To start off: don't let the title and that picture of the eponymous hero trick you. This book is NOT about Revan; if anything, only a third of the book's scant 280 pages actually centers on him. The rest follows a previously unknown Sith pureblood called Lord Scourge: a Dark Lord with a name so campy that his dark side compatriots can't help but poke fun at it. For reasons that I'll probably never understand, this Lord Scourge is the absolute focus of the book.
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125 of 135 people found the following review helpful By Stingray007 on November 17, 2011
Format: Hardcover Verified Purchase
-Some Spoilers Below-

The book started off strong, and it was enjoyable and interesting seeing how Bastila and Revan (as well as Canderous) have carried on throughout the years after the events of the KOTOR 1-2. However, too many characters were simply swept under the rug. Carth Onasi was never mentioned at all, in fact.

Instead, a lot of time was spent on a new character, Lord Scourge of the Sith. Besides the ridiculously Dark Side-esque name, I actually didn't mind these segments - they were an interesting look into the reclusive Sith Empire.

Revan and Canderous go on an interesting quest for Mandalore's Mask, which while it was one of the exciting and awesome segments of the book, rife with tension and combat sections, had a lot more potential. All the clans converging on the area in question at once would have made a brilliant cathartic climax to that plotline of the novel, but instead we get kind of an anticlimatic resolution to the Mandalorian plotline.

After this, the book starts to go downhill. Less and less time is given to Revan; he even gets captured at one point, his ship shot down with a single shot from the new character Lord Scourge. And then he proceeds to spend most of the remaining time of the book imprisoned. How exciting, for the character we had waited to long to see back in action.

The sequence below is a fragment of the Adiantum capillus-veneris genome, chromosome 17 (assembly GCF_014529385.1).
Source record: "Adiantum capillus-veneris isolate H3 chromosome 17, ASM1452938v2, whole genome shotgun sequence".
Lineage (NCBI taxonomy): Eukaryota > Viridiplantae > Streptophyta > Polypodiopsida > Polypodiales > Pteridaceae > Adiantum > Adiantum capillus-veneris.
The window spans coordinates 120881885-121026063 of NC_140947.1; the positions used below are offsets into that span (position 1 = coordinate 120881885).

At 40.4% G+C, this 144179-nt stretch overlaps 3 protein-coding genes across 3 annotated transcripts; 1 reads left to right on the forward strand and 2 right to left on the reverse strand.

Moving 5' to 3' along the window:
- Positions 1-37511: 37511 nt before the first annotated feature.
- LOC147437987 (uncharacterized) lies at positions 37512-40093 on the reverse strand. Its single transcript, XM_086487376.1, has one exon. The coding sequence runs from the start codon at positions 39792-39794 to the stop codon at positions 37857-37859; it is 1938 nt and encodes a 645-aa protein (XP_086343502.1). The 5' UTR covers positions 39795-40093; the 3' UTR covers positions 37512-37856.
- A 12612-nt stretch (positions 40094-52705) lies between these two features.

The exile then makes an appearance, and is even given a name. She and Scourge actually find common ground in an interesting twist, and pull off a xanatos gambit which I found myself enjoying, even if Revan had been shunted to the sidelines for these segments. Revan gets his characteristic mask back right after escaping, and it's an awesome scene of reclaimed identity and power.
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132 of 146 people found the following review helpful By Enjolras TOP 1000 REVIEWERVINE VOICE on December 2, 2010
Format: Hardcover Vine Customer Review of Free Product ( What's this? )
First of all, let me say that my biggest peeve with Star Wars novels is that too many authors seem content to fill their books with ridiculous plot devices, endless battle scenes, and shallow characters. I've had enough of superweapons - after all, we all know the good guys defeat them. Unfortunately, I thought Sean Williams' Star Wars: The Old Republic: Fatal Alliance, the first in the Old Republic series, exemplifies these problems. As such, I admit I approached Star Wars: The Old Republic: Deceived with some trepidation.

Fortunately, Paul Kemp's approach to the Star Wars universe is completely different. While technically the second book in the Old Republic Series, Star Wars: The Old Republic: Deceived features a new plot and new characters. WARNING: the rest of this review contains some minor spoilers, none of which as far as I'm aware are available elsewhere on the web - although I mention almost nothing past page 50 of the book.

Star Wars: The Old Republic: Deceived begins with the Sith sacking of the Jedi Temple on Coruscant, a scene featured in a Bioware trailer for the upcoming Old Republic computer game (I've posted the link in the comments section). By itself, this is a pretty dramatic opening for a novel and does a great job of bringing the action to life.